“I see dead people.”

The Reading from the Holy Gospel according to St. Matthew 17:1-9Image

Today we celebrate the feast of the Transfiguration of Our Lord and Savior Jesus Christ. This feast of transfiguration is something that is shrouded in mystery for many of us. It is an event in the gospels that almost defies our understanding. But this event in the life of Our Lord has some things to say to us.

We see that the Lord took Peter, James and John with Him to a high mountain. These three men were part of His inner circle. He often took them to places to pray and to teach them and allow them to see things that were not revealed to His other disciples or followers just yet. As they traveled together up the high mountain we are told that something almost magical happened. “He was transfigured before them, and His face shone like the sun, and His garments became white as light.” We can only imagine what beauty these disciples would’ve witnessed. It was as if the Lord was glowing from within! We know that Jesus is referred to as the light of the world and it seems that at this moment the light could barely be hidden at all.

The event gets even better. While this transfiguration has occurred two visitors come to Jesus. One of these visitors is Elijah the prophet and the other is Moses the law giver. One represents the law and the other represent the prophets. As you know the Old Testament is often broken into three parts (the law, the prophets and the wisdom literature). Now we know that Elijah never died as we read in 2 Kings 2. But we know that Moses did die! He died and was not allowed to enter into the land promised to the Israelites.

Now that brings us to an important matter of Orthodox Christian doctrine. The intercession of the saints. It is clear that while Moses died he was now appearing directly to the Lord and speaking with Him. Many Protestant groups will tell you that the idea of saints as intercessors is ridiculous or that it is equal to speaking to the dead. Well we have to be consistent. Either the Lord spoke to the dead or He spoke to a saint who was quite alive. Let’s hear what the New Testament teaches about this; “For to this end Christ died and rose and lived again, that He might be Lord of both the dead and the living” Romans 14 and “And whoever lives and believes in Me shall never die” John 11.

So we see in these verses that the truth is not so cut and dry as some would have you believe. The Lord Jesus spoke to Moses who had died thousands of years earlier and yet we celebrate that moment in the life of the Lord because we understand that Jesus Christ is the Lord and the king of all the living and the dead and because we know that God is not the God of the dead but of the living! So when your protestant friends who mean well tell you that speaking to saints and asking them to pray for you is wrong…you can remind them that Jesus spoke to Moses and it is recorded in the gospels.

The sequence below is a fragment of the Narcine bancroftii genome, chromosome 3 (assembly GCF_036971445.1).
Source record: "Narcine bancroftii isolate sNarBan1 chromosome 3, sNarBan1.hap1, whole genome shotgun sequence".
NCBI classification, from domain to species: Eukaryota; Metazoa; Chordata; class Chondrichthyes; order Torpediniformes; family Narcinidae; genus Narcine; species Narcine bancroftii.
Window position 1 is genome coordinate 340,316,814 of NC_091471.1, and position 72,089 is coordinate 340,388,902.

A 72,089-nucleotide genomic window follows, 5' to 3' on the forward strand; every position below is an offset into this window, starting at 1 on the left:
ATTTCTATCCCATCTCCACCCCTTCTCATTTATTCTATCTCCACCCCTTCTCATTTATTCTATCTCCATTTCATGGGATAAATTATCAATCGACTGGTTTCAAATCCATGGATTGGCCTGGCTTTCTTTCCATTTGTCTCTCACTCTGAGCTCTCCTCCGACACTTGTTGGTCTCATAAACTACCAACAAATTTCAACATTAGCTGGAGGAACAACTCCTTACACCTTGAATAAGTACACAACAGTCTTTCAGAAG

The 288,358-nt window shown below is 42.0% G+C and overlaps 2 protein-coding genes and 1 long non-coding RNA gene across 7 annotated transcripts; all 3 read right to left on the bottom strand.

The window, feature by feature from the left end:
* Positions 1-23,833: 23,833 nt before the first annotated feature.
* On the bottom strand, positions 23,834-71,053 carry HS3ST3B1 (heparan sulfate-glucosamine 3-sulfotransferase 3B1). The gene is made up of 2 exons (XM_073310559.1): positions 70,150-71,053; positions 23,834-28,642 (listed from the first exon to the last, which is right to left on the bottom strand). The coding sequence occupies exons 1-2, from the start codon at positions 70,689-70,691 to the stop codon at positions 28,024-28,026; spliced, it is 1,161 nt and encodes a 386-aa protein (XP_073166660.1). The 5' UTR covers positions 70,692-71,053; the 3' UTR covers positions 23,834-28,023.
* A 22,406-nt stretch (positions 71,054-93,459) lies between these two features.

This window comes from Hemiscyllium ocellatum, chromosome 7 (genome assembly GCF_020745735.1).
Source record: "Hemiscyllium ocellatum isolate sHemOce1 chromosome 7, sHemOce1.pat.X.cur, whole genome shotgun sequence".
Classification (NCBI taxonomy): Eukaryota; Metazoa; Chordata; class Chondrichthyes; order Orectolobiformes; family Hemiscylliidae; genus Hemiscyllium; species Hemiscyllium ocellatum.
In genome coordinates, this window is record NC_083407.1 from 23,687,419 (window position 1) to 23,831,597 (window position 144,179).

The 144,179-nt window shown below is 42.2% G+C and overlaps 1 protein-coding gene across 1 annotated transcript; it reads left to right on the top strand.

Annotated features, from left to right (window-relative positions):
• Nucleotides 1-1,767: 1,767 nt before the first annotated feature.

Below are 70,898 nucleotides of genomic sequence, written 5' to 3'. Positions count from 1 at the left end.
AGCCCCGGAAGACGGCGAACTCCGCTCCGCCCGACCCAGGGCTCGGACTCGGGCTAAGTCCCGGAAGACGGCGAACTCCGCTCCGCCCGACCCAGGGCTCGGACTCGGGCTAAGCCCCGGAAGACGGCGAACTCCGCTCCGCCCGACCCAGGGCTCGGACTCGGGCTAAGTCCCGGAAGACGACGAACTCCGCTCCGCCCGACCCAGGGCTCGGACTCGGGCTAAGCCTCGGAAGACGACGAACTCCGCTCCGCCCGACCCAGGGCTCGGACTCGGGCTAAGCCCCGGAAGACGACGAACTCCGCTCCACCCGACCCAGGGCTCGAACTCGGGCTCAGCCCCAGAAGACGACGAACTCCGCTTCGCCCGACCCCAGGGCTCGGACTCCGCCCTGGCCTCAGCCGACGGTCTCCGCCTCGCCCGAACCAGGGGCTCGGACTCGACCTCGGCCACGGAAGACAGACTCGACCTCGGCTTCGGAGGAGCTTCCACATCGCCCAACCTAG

What is more important in this story is what it tells us about Jesus Christ. He reminded His disciples that while He was with them healing the sick, feeding the poor, teaching and preaching in every place, He was not a mere human. Shortly before His betrayal the Lord gives the disciples this mere glimpse into the glory, the power and the holiness that are the Lord’s. It is a reminder that at times the disciples were rather casual in their understanding of Jesus. We sometimes think about and talk about Jesus Christ rather casually. It’s as if we forget who we are actually dealing with.

One Sunday as we finished the liturgy after everyone received their blessed bread and went to coffee hour a new visitor came up and after exchanging pleasantries he asked “Is all this necessary?” By “all this” he meant the vestments we wear, the liturgy we sing, the gold-plated vessels that we use, so on and so forth. I tried to explain to him that we do these things because we are not at liberty to change what has been faithfully handed down to us. But in retrospect I think I would’ve answered him differently. I would’ve said “we come here to worship the God who made heaven and earth and everything within, who became a man and suffered shame and death for our salvation and you wonder if all this is necessary? The truth is that much more is necessary, and fitting for a king but this is the very least we can do to begin to approach the majesty and holiness that belong to the King of kings and the Lord of lords who loves us and visits us every Sunday.” To me, this man had approached God in a very casual way.

I say this to bring us back to the point, prhaps the disciples had become casual in their understanding of Jesus Christ and the transfiguration was a strong reminder that He was holy and that He was God even before the crucifixion and before the resurrection. It was the Lord Jesus who made those events special, and not the other way around.

Finally, we are also reminded that what the Lord has; His holiness, His light, His divinity, He doesn’t keep to Himself. Because they belong to Him, He can share them with us by His grace. No one can ever give you something they don’t have…(that is why all religions are not equal). Christ is the source and the giver of light. May the Lord Jesus give us the light of the transfiguration and make each of us children of the light. AMEN.

Let’s talk!  Feel free to leave your comments or questions below.

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